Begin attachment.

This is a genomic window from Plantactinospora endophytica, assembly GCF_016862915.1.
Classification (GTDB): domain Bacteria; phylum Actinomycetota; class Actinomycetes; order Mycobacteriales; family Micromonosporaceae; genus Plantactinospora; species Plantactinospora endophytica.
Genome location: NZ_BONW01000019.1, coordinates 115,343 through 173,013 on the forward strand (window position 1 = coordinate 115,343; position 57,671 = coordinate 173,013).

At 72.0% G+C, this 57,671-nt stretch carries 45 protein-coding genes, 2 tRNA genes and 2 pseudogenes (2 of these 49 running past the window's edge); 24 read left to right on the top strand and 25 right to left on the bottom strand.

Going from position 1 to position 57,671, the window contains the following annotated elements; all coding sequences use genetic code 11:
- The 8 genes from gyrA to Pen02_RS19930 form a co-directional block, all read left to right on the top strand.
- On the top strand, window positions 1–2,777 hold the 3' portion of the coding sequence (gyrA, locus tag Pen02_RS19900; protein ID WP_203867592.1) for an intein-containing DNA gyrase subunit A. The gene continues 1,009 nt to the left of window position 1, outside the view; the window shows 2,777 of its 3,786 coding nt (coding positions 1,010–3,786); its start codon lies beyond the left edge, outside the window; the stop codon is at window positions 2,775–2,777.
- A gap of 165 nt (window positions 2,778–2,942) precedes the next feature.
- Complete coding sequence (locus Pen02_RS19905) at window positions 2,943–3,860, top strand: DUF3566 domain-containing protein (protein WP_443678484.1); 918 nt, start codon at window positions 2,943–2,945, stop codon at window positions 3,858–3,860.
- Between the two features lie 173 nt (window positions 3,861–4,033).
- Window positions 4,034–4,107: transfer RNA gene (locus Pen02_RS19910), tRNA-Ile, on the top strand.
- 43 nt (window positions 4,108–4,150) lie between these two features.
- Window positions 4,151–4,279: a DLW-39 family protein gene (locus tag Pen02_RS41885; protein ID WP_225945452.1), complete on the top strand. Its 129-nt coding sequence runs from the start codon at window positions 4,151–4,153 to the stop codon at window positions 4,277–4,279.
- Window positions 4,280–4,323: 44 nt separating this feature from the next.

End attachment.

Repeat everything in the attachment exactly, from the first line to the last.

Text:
This is a genomic window from Plantactinospora endophytica, assembly GCF_016862915.1.
Classification (GTDB): domain Bacteria; phylum Actinomycetota; class Actinomycetes; order Mycobacteriales; family Micromonosporaceae; genus Plantactinospora; species Plantactinospora endophytica.
Genome location: NZ_BONW01000019.1, coordinates 115,343 through 173,013 on the forward strand (window position 1 = coordinate 115,343; position 57,671 = coordinate 173,013).

At 72.0% G+C, this 57,671-nt stretch carries 45 protein-coding genes, 2 tRNA genes and 2 pseudogenes (2 of these 49 running past the window's edge); 24 read left to right on the top strand and 25 right to left on the bottom strand.

Going from position 1 to position 57,671, the window contains the following annotated elements; all coding sequences use genetic code 11:
- The 8 genes from gyrA to Pen02_RS19930 form a co-directional block, all read left to right on the top strand.
- On the top strand, window positions 1–2,777 hold the 3' portion of the coding sequence (gyrA, locus tag Pen02_RS19900; protein ID WP_203867592.1) for an intein-containing DNA gyrase subunit A. The gene continues 1,009 nt to the left of window position 1, outside the view; the window shows 2,777 of its 3,786 coding nt (coding positions 1,010–3,786); its start codon lies beyond the left edge, outside the window; the stop codon is at window positions 2,775–2,777.
- A gap of 165 nt (window positions 2,778–2,942) precedes the next feature.
- Complete coding sequence (locus Pen02_RS19905) at window positions 2,943–3,860, top strand: DUF3566 domain-containing protein (protein WP_443678484.1); 918 nt, start codon at window positions 2,943–2,945, stop codon at window positions 3,858–3,860.
- Between the two features lie 173 nt (window positions 3,861–4,033).
- Window positions 4,034–4,107: transfer RNA gene (locus Pen02_RS19910), tRNA-Ile, on the top strand.
- 43 nt (window positions 4,108–4,150) lie between these two features.
- Window positions 4,151–4,279: a DLW-39 family protein gene (locus tag Pen02_RS41885; protein ID WP_225945452.1), complete on the top strand. Its 129-nt coding sequence runs from the start codon at window positions 4,151–4,153 to the stop codon at window positions 4,277–4,279.
- Window positions 4,280–4,323: 44 nt separating this feature from the next.